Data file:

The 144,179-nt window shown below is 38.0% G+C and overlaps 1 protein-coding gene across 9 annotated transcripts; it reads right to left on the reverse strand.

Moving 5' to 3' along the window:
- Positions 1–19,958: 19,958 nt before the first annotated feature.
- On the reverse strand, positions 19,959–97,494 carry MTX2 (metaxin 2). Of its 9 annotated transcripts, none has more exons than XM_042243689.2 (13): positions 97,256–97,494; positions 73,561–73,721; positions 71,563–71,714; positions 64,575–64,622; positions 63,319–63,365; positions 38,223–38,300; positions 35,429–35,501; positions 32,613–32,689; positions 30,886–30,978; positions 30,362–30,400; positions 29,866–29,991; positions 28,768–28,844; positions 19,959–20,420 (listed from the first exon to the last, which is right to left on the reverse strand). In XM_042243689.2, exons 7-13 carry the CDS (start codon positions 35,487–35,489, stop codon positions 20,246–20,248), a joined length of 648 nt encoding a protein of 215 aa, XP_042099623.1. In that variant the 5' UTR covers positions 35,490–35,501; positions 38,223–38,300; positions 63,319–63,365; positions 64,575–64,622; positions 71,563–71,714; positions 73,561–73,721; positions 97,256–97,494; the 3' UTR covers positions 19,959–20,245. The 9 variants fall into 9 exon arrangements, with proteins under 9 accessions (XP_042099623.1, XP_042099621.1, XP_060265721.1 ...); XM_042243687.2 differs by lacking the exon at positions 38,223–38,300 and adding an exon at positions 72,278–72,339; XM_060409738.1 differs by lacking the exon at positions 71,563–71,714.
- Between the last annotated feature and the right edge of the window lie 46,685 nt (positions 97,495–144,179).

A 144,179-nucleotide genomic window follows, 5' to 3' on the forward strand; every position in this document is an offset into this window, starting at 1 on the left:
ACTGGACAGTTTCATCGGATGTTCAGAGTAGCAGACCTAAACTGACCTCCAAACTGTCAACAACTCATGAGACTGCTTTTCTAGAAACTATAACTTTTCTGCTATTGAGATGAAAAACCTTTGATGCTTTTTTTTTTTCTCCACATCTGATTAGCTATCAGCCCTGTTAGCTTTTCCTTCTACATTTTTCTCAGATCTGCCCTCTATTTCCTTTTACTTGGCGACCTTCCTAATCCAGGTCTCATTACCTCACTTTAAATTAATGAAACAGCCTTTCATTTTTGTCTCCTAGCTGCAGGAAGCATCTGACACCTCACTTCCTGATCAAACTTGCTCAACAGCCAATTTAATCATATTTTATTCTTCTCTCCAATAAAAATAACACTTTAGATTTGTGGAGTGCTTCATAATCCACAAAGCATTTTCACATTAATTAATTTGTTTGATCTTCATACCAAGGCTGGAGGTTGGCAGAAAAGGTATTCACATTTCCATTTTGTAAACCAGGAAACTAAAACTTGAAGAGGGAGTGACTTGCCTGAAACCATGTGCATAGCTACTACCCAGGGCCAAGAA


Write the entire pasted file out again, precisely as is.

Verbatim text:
The 144,179-nt window shown below is 38.0% G+C and overlaps 1 protein-coding gene across 9 annotated transcripts; it reads right to left on the reverse strand.

Moving 5' to 3' along the window:
- Positions 1–19,958: 19,958 nt before the first annotated feature.
- On the reverse strand, positions 19,959–97,494 carry MTX2 (metaxin 2). Of its 9 annotated transcripts, none has more exons than XM_042243689.2 (13): positions 97,256–97,494; positions 73,561–73,721; positions 71,563–71,714; positions 64,575–64,622; positions 63,319–63,365; positions 38,223–38,300; positions 35,429–35,501; positions 32,613–32,689; positions 30,886–30,978; positions 30,362–30,400; positions 29,866–29,991; positions 28,768–28,844; positions 19,959–20,420 (listed from the first exon to the last, which is right to left on the reverse strand). In XM_042243689.2, exons 7-13 carry the CDS (start codon positions 35,487–35,489, stop codon positions 20,246–20,248), a joined length of 648 nt encoding a protein of 215 aa, XP_042099623.1. In that variant the 5' UTR covers positions 35,490–35,501; positions 38,223–38,300; positions 63,319–63,365; positions 64,575–64,622; positions 71,563–71,714; positions 73,561–73,721; positions 97,256–97,494; the 3' UTR covers positions 19,959–20,245. The 9 variants fall into 9 exon arrangements, with proteins under 9 accessions (XP_042099623.1, XP_042099621.1, XP_060265721.1 ...); XM_042243687.2 differs by lacking the exon at positions 38,223–38,300 and adding an exon at positions 72,278–72,339; XM_060409738.1 differs by lacking the exon at positions 71,563–71,714.
- Between the last annotated feature and the right edge of the window lie 46,685 nt (positions 97,495–144,179).

A 144,179-nucleotide genomic window follows, 5' to 3' on the forward strand; every position in this document is an offset into this window, starting at 1 on the left:
ACTGGACAGTTTCATCGGATGTTCAGAGTAGCAGACCTAAACTGACCTCCAAACTGTCAACAACTCATGAGACTGCTTTTCTAGAAACTATAACTTTTCTGCTATTGAGATGAAAAACCTTTGATGCTTTTTTTTTTTCTCCACATCTGATTAGCTATCAGCCCTGTTAGCTTTTCCTTCTACATTTTTCTCAGATCTGCCCTCTATTTCCTTTTACTTGGCGACCTTCCTAATCCAGGTCTCATTACCTCACTTTAAATTAATGAAACAGCCTTTCATTTTTGTCTCCTAGCTGCAGGAAGCATCTGACACCTCACTTCCTGATCAAACTTGCTCAACAGCCAATTTAATCATATTTTATTCTTCTCTCCAATAAAAATAACACTTTAGATTTGTGGAGTGCTTCATAATCCACAAAGCATTTTCACATTAATTAATTTGTTTGATCTTCATACCAAGGCTGGAGGTTGGCAGAAAAGGTATTCACATTTCCATTTTGTAAACCAGGAAACTAAAACTTGAAGAGGGAGTGACTTGCCTGAAACCATGTGCATAGCTACTACCCAGGGCCAAGAA